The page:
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I used Lyx (a Latex distribution) to convert my content to an HTML page.

I noticed that the sigma symbol represented in firefox is composed of these 2 characters: ⎲ ⎳

The first character is for the upper part of Sigma symbol, and second character is for the lower part. I tried to search Google for these "weird" characters but could not find anything. Do those characters even belong to ASCII? Can somebody tell me where I can find those weird characters?

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1  
Is it just me and my Firefox, or does the Questions link up top get covered by the question title because the characters are HUUUUUGE?! – kafuchau Oct 25 '11 at 14:00
    
@kafuchau: meta.stackexchange.com/questions/110482/… – Andrew Grimm Oct 28 '11 at 3:57
up vote 10 down vote accepted

It are characters which are specified by Unicode which can cover over one million characters. Practically every character the mankind is aware of is specified in there. You can find details about specific Unicode characters at fileformat.info search.

In order to be able to use them, you've to use an Unicode compatible character encoding, such as UTF-8. Using a different character encoding to present them would only result in Mojibake.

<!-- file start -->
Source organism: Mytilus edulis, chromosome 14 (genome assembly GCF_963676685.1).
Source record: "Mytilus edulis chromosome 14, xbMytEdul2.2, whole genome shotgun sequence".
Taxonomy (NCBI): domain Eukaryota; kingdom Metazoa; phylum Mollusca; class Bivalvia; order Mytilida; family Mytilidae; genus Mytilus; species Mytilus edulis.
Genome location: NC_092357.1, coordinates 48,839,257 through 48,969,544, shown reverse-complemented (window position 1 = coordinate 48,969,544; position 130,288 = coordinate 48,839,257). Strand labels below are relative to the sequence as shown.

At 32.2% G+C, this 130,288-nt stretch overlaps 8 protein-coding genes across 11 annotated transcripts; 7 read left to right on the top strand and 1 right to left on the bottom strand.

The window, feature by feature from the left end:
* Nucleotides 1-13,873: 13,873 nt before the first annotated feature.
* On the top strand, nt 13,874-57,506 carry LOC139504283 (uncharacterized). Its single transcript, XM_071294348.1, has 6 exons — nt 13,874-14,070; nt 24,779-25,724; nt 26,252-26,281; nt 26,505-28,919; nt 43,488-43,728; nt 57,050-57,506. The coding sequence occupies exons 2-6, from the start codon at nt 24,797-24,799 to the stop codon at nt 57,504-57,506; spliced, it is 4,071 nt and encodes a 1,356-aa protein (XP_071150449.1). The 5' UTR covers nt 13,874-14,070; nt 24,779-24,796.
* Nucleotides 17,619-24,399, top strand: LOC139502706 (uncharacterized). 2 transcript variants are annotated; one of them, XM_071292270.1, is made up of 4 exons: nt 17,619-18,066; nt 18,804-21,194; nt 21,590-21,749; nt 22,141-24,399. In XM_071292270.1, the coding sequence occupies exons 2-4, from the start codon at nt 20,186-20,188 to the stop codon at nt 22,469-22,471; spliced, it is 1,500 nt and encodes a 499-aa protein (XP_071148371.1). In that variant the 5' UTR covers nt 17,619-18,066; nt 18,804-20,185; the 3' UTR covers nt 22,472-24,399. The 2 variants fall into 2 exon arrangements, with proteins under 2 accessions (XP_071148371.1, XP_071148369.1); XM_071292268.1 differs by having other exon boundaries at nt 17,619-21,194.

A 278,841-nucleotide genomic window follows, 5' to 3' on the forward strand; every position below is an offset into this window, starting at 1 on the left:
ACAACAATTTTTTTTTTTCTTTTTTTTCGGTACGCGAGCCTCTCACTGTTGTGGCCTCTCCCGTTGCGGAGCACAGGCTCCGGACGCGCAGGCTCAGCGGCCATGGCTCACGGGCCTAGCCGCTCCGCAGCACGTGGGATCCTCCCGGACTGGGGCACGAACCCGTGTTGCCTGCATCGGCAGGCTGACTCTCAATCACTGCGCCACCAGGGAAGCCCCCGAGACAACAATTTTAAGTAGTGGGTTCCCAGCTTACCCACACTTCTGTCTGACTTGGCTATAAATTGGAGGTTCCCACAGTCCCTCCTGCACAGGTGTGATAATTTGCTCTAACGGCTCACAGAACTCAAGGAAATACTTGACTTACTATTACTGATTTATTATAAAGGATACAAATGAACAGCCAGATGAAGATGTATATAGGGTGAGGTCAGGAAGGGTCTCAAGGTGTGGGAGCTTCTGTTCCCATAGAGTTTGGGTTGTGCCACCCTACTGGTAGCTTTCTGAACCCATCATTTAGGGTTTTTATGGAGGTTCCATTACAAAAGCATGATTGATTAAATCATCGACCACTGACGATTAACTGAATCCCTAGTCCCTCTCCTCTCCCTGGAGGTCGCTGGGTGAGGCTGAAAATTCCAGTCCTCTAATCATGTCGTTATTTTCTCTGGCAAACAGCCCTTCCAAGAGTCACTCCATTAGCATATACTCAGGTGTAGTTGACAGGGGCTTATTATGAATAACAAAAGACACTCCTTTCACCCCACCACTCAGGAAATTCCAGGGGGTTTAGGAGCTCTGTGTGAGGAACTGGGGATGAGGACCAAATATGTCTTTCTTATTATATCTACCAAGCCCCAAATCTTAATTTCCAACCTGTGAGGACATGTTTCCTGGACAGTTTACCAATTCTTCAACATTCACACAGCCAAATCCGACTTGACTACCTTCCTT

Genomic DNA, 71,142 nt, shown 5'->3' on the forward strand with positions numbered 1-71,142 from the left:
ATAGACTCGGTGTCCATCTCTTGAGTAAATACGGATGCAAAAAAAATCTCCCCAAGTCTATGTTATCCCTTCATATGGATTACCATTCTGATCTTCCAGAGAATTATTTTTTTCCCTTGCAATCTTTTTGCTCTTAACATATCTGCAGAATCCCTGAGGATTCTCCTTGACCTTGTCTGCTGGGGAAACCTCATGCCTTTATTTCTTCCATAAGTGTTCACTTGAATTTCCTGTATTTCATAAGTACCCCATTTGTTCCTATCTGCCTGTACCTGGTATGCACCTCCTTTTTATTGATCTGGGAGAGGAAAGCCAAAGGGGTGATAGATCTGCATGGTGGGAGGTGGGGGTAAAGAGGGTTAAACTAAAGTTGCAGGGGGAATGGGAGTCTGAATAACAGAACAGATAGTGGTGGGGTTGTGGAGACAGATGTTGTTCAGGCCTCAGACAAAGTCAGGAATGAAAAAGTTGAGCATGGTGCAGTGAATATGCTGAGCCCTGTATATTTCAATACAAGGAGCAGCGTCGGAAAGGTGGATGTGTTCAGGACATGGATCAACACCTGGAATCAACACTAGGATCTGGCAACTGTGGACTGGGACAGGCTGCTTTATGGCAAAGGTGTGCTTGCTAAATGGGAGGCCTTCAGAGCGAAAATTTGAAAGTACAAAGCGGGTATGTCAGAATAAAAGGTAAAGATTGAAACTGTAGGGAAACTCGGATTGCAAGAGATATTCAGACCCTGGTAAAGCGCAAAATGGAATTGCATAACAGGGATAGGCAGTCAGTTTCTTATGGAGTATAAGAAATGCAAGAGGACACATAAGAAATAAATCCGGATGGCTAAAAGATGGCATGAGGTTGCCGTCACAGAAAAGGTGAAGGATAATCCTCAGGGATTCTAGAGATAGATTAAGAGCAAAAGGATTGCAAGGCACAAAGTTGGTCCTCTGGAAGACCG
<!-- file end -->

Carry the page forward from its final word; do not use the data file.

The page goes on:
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+1 for Mojibake – Diodeus Oct 25 '11 at 14:07

They're unicode (2-byte) chracters. If you know the encoding scheme, you can probably figure out what they are, likely UTF-8.

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+1 so precise! nice answer ;-) – RageZ Oct 25 '11 at 13:59

They are the Unicode characters U+23B2 SUMMATION TOP and U+23B3 SUMMATION BOTTOM. They do not belong to ASCII, no.

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Easy to find on this website, just type what are you looking for:

http://www.unicodeblocks.com/search/summation

more of that kind of characters in Miscellaneous Technical block:

http://www.unicodeblocks.com/block/Miscellaneous_Technical

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